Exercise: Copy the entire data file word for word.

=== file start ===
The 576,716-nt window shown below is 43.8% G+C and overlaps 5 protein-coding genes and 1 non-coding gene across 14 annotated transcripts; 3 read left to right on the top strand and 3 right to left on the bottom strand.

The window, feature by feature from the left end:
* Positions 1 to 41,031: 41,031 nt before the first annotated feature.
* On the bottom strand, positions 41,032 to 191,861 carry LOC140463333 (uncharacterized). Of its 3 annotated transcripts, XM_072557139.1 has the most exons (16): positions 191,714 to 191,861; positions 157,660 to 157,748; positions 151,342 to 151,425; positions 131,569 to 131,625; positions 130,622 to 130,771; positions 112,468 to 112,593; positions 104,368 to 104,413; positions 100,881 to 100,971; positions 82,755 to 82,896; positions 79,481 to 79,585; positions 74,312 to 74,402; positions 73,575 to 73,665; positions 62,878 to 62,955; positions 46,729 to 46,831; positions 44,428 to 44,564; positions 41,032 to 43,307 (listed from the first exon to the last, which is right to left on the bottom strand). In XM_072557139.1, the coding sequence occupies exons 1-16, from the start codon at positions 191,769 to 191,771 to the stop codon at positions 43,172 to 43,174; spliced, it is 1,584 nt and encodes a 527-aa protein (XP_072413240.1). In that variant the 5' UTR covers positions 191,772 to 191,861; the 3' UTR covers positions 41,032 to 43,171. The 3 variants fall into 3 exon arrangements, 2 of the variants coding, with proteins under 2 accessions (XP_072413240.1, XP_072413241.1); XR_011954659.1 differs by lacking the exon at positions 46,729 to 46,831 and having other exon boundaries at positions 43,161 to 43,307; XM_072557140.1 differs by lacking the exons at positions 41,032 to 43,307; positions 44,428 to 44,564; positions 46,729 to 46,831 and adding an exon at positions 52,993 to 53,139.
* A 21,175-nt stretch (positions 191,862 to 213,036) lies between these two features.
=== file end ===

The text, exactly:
The 576,716-nt window shown below is 43.8% G+C and overlaps 5 protein-coding genes and 1 non-coding gene across 14 annotated transcripts; 3 read left to right on the top strand and 3 right to left on the bottom strand.

The window, feature by feature from the left end:
* Positions 1 to 41,031: 41,031 nt before the first annotated feature.
* On the bottom strand, positions 41,032 to 191,861 carry LOC140463333 (uncharacterized). Of its 3 annotated transcripts, XM_072557139.1 has the most exons (16): positions 191,714 to 191,861; positions 157,660 to 157,748; positions 151,342 to 151,425; positions 131,569 to 131,625; positions 130,622 to 130,771; positions 112,468 to 112,593; positions 104,368 to 104,413; positions 100,881 to 100,971; positions 82,755 to 82,896; positions 79,481 to 79,585; positions 74,312 to 74,402; positions 73,575 to 73,665; positions 62,878 to 62,955; positions 46,729 to 46,831; positions 44,428 to 44,564; positions 41,032 to 43,307 (listed from the first exon to the last, which is right to left on the bottom strand). In XM_072557139.1, the coding sequence occupies exons 1-16, from the start codon at positions 191,769 to 191,771 to the stop codon at positions 43,172 to 43,174; spliced, it is 1,584 nt and encodes a 527-aa protein (XP_072413240.1). In that variant the 5' UTR covers positions 191,772 to 191,861; the 3' UTR covers positions 41,032 to 43,171. The 3 variants fall into 3 exon arrangements, 2 of the variants coding, with proteins under 2 accessions (XP_072413240.1, XP_072413241.1); XR_011954659.1 differs by lacking the exon at positions 46,729 to 46,831 and having other exon boundaries at positions 43,161 to 43,307; XM_072557140.1 differs by lacking the exons at positions 41,032 to 43,307; positions 44,428 to 44,564; positions 46,729 to 46,831 and adding an exon at positions 52,993 to 53,139.
* A 21,175-nt stretch (positions 191,862 to 213,036) lies between these two features.